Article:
The expectation is that those eliminated from the program would buy private health insurance from an online marketplace.
The WNA is asking for the state's 80,000 RNs to contact lawmakers in support of the Medicaid expansion called for under the Affordable Care Act. The group's director, Gina Dennik-Champion, says if BadgerCare eligibility is tightened, more people could go without health care because they don't have the money to pay for it. The Governor wants BadgerCare limited to those at 100 percent of the federal poverty level.
"When we look at who those folks are, they are making no more than $11,500 a year. And there's a lot of those folks. And [I'm] not sure how they'd be able to afford a premium, how they would be able to afford any deductibles and a co-pay. "
The Walker administration predicts 93 percent of former BadgerCare recipients will buy private insurance from an online marketplace that may or may not be ready by this fall. The nonpartisan Legislative Fiscal Bureau said in a report it's likely fewer low income people would actually purchase coverage.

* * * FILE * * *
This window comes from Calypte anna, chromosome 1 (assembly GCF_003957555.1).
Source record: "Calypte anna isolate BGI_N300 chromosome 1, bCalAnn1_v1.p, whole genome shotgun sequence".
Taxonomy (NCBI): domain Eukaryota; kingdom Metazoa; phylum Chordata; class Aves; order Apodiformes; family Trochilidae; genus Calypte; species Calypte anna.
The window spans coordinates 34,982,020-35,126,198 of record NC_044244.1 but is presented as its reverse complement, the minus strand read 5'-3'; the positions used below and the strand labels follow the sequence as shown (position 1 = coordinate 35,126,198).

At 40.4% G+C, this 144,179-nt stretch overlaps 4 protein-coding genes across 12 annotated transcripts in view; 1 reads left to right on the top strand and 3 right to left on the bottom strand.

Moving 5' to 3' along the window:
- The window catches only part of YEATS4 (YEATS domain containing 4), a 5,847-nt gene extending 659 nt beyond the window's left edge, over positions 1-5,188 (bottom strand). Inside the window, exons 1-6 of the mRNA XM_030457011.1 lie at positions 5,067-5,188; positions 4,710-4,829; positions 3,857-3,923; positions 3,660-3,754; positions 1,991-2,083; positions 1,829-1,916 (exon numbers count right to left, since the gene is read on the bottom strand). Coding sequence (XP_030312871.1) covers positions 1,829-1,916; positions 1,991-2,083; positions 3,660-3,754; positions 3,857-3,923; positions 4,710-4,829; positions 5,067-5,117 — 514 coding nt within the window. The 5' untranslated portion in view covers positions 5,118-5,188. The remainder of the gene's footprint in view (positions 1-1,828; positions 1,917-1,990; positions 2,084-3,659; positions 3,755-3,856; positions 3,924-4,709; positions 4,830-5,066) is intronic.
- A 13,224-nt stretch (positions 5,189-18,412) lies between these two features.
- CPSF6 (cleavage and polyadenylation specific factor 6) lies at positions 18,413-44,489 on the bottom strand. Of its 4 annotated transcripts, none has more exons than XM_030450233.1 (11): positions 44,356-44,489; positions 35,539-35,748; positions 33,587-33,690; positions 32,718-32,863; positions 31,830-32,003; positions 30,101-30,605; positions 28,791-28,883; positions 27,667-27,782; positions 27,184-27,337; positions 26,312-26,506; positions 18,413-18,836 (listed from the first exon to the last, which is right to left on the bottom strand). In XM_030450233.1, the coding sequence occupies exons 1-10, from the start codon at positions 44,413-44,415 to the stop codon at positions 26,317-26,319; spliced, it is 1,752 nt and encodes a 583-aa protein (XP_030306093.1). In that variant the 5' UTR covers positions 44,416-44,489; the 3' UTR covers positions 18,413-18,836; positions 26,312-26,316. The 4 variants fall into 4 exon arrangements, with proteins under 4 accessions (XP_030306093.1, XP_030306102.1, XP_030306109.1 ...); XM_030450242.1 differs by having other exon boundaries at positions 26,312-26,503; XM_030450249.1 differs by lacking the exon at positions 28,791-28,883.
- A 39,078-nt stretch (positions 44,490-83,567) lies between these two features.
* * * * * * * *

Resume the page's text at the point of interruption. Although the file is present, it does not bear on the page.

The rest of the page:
Dennik-Champion says many will get care at the ER where they can't be turned away, with the costs passed on to everyone else.
"The ongoing cycle of emergency room hospital, back to the community, no care in the community and I can just see the cost of health care really skyrocketing."
Twenty-six states, some of them led by Republican governors, are expanding Medicaid with the understanding the federal government will pay 90 percent of costs the first three years.